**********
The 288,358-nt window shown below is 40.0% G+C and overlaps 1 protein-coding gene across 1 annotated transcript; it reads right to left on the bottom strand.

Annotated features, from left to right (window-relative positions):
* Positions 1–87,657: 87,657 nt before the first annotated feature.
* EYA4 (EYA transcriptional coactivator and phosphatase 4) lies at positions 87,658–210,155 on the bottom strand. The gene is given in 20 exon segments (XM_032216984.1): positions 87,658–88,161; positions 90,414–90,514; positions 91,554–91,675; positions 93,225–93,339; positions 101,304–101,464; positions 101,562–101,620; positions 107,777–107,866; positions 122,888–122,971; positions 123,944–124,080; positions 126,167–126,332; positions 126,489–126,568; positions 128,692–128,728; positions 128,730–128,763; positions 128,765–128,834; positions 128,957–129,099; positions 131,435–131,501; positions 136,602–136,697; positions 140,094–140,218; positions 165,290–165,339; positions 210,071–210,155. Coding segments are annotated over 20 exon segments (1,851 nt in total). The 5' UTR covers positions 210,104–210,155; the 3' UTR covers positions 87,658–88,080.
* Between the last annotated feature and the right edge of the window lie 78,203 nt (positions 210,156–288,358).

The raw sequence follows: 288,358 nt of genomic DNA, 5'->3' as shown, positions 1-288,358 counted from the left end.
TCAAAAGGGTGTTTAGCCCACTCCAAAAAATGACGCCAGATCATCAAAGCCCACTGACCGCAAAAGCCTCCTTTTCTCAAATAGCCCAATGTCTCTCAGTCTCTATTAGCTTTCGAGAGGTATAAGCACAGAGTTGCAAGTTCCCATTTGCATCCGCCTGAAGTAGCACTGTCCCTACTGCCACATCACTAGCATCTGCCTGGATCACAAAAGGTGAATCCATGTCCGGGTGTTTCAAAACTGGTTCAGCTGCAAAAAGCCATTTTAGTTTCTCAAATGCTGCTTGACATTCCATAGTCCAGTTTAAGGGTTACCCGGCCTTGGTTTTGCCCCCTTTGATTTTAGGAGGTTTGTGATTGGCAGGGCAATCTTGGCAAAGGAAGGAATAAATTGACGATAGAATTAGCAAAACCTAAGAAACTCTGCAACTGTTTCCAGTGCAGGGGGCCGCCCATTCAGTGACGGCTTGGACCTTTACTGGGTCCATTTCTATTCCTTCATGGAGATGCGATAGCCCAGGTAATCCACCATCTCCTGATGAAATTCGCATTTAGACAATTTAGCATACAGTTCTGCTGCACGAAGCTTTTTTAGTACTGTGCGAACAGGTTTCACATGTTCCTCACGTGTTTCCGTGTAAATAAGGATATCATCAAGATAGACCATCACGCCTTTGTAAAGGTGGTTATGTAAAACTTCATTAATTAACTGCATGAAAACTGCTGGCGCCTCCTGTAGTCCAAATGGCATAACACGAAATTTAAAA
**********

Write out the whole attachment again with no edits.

The 288,358-nt window shown below is 40.0% G+C and overlaps 1 protein-coding gene across 1 annotated transcript; it reads right to left on the bottom strand.

Annotated features, from left to right (window-relative positions):
* Positions 1–87,657: 87,657 nt before the first annotated feature.
* EYA4 (EYA transcriptional coactivator and phosphatase 4) lies at positions 87,658–210,155 on the bottom strand. The gene is given in 20 exon segments (XM_032216984.1): positions 87,658–88,161; positions 90,414–90,514; positions 91,554–91,675; positions 93,225–93,339; positions 101,304–101,464; positions 101,562–101,620; positions 107,777–107,866; positions 122,888–122,971; positions 123,944–124,080; positions 126,167–126,332; positions 126,489–126,568; positions 128,692–128,728; positions 128,730–128,763; positions 128,765–128,834; positions 128,957–129,099; positions 131,435–131,501; positions 136,602–136,697; positions 140,094–140,218; positions 165,290–165,339; positions 210,071–210,155. Coding segments are annotated over 20 exon segments (1,851 nt in total). The 5' UTR covers positions 210,104–210,155; the 3' UTR covers positions 87,658–88,080.
* Between the last annotated feature and the right edge of the window lie 78,203 nt (positions 210,156–288,358).

The raw sequence follows: 288,358 nt of genomic DNA, 5'->3' as shown, positions 1-288,358 counted from the left end.
TCAAAAGGGTGTTTAGCCCACTCCAAAAAATGACGCCAGATCATCAAAGCCCACTGACCGCAAAAGCCTCCTTTTCTCAAATAGCCCAATGTCTCTCAGTCTCTATTAGCTTTCGAGAGGTATAAGCACAGAGTTGCAAGTTCCCATTTGCATCCGCCTGAAGTAGCACTGTCCCTACTGCCACATCACTAGCATCTGCCTGGATCACAAAAGGTGAATCCATGTCCGGGTGTTTCAAAACTGGTTCAGCTGCAAAAAGCCATTTTAGTTTCTCAAATGCTGCTTGACATTCCATAGTCCAGTTTAAGGGTTACCCGGCCTTGGTTTTGCCCCCTTTGATTTTAGGAGGTTTGTGATTGGCAGGGCAATCTTGGCAAAGGAAGGAATAAATTGACGATAGAATTAGCAAAACCTAAGAAACTCTGCAACTGTTTCCAGTGCAGGGGGCCGCCCATTCAGTGACGGCTTGGACCTTTACTGGGTCCATTTCTATTCCTTCATGGAGATGCGATAGCCCAGGTAATCCACCATCTCCTGATGAAATTCGCATTTAGACAATTTAGCATACAGTTCTGCTGCACGAAGCTTTTTTAGTACTGTGCGAACAGGTTTCACATGTTCCTCACGTGTTTCCGTGTAAATAAGGATATCATCAAGATAGACCATCACGCCTTTGTAAAGGTGGTTATGTAAAACTTCATTAATTAACTGCATGAAAACTGCTGGCGCCTCCTGTAGTCCAAATGGCATAACACGAAATTTAAAA